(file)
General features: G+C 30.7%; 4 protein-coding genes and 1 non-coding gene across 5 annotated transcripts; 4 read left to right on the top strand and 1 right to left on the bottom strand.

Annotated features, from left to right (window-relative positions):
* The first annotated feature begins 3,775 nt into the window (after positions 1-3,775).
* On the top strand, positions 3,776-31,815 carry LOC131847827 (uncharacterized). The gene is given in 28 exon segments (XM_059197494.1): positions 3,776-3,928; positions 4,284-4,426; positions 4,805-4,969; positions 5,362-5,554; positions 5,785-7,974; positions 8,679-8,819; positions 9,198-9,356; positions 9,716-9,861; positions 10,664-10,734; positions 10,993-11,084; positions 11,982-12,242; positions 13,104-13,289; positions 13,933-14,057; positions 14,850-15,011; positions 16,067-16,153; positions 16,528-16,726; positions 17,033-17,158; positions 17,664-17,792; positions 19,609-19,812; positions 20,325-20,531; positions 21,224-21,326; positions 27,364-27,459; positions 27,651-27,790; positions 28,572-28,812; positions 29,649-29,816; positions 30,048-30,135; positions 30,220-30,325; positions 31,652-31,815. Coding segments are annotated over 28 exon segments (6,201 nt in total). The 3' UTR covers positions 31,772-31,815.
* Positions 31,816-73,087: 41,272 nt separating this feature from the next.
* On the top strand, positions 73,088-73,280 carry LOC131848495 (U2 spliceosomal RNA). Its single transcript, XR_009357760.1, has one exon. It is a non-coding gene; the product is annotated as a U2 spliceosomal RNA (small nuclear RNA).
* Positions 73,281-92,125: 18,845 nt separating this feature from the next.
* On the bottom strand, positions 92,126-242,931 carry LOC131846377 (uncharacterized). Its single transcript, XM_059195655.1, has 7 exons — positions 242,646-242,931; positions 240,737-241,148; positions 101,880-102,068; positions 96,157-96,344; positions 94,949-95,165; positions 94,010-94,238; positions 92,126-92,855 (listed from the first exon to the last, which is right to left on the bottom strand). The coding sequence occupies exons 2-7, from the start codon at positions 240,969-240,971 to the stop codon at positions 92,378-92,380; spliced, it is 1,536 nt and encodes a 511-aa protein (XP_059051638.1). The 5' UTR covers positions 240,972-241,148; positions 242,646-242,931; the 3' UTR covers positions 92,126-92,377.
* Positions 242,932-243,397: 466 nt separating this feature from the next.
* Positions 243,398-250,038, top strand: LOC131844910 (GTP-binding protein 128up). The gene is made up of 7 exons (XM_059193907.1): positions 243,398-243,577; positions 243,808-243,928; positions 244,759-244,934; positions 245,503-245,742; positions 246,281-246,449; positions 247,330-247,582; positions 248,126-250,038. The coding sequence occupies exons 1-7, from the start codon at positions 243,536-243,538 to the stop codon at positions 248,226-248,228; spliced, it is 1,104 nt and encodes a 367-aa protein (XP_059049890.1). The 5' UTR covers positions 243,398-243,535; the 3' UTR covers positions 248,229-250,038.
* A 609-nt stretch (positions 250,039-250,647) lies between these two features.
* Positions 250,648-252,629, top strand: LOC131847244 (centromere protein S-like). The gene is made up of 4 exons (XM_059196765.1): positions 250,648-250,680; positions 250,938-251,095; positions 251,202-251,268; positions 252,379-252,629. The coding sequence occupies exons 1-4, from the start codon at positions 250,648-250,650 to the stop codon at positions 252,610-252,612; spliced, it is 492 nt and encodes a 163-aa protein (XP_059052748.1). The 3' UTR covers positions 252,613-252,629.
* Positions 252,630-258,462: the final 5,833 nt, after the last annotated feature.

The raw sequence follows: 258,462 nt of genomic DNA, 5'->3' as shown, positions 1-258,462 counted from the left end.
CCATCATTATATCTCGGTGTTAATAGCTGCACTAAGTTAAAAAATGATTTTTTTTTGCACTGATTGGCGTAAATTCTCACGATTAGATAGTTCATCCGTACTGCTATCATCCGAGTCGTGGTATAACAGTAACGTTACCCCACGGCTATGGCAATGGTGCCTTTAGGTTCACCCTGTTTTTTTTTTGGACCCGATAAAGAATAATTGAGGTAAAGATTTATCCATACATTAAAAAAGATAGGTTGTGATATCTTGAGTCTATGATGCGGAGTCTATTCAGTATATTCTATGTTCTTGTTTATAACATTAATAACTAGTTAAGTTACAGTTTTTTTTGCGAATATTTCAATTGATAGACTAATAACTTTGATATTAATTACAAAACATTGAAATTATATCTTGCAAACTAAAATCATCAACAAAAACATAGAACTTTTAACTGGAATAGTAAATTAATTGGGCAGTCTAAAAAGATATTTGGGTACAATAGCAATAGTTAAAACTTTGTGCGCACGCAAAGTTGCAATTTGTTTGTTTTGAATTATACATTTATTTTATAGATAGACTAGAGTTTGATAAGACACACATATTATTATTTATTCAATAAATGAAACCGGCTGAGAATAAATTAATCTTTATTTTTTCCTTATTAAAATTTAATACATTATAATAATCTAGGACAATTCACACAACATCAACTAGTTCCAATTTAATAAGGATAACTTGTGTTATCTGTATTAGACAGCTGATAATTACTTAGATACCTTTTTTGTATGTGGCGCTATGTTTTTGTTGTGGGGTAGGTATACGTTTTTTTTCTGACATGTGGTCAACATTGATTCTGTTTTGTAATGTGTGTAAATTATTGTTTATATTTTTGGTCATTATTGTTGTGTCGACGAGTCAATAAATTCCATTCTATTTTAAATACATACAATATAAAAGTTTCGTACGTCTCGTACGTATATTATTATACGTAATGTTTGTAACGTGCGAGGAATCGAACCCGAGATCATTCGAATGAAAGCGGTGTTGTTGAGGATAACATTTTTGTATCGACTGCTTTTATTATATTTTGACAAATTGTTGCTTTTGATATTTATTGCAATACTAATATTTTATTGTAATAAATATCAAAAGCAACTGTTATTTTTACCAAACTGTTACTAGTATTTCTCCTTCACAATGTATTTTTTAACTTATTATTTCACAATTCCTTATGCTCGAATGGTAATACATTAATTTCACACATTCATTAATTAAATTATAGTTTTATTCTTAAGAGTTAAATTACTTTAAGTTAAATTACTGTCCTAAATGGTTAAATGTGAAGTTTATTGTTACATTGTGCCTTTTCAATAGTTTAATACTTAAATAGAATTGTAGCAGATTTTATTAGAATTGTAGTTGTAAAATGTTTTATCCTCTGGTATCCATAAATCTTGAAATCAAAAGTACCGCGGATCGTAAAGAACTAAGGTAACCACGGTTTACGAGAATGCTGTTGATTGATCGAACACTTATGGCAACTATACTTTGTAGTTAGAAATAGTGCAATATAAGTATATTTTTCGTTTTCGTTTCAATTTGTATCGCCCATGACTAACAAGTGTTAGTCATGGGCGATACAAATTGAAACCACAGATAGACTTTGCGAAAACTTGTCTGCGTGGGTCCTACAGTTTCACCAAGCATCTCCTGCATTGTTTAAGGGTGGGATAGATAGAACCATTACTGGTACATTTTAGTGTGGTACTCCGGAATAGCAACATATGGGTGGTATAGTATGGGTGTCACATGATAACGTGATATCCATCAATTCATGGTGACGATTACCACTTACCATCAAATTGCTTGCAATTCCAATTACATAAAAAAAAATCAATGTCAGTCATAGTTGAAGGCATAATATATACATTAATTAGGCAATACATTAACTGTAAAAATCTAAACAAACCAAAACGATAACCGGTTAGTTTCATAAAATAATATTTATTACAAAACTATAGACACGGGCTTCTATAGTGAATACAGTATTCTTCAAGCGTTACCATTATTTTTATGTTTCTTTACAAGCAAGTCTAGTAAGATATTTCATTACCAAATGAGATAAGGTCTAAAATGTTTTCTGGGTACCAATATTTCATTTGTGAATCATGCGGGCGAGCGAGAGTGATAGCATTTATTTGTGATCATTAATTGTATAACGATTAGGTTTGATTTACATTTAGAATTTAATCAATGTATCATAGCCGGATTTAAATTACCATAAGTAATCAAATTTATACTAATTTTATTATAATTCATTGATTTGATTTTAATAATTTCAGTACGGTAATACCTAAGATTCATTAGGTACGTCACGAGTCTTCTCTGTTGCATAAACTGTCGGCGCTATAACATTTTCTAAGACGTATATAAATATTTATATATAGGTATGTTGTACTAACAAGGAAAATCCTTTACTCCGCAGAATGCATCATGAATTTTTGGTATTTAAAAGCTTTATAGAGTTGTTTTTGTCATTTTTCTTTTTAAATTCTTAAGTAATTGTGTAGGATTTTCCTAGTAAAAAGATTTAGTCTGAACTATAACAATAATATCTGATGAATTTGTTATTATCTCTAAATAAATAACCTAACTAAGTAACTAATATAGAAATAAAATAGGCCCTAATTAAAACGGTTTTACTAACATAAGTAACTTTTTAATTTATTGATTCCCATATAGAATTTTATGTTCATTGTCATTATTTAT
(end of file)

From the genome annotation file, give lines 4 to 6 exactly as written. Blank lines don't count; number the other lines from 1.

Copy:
* On the top strand, positions 3,776-31,815 carry LOC131847827 (uncharacterized). The gene is given in 28 exon segments (XM_059197494.1): positions 3,776-3,928; positions 4,284-4,426; positions 4,805-4,969; positions 5,362-5,554; positions 5,785-7,974; positions 8,679-8,819; positions 9,198-9,356; positions 9,716-9,861; positions 10,664-10,734; positions 10,993-11,084; positions 11,982-12,242; positions 13,104-13,289; positions 13,933-14,057; positions 14,850-15,011; positions 16,067-16,153; positions 16,528-16,726; positions 17,033-17,158; positions 17,664-17,792; positions 19,609-19,812; positions 20,325-20,531; positions 21,224-21,326; positions 27,364-27,459; positions 27,651-27,790; positions 28,572-28,812; positions 29,649-29,816; positions 30,048-30,135; positions 30,220-30,325; positions 31,652-31,815. Coding segments are annotated over 28 exon segments (6,201 nt in total). The 3' UTR covers positions 31,772-31,815.
* Positions 31,816-73,087: 41,272 nt separating this feature from the next.
* On the top strand, positions 73,088-73,280 carry LOC131848495 (U2 spliceosomal RNA). Its single transcript, XR_009357760.1, has one exon. It is a non-coding gene; the product is annotated as a U2 spliceosomal RNA (small nuclear RNA).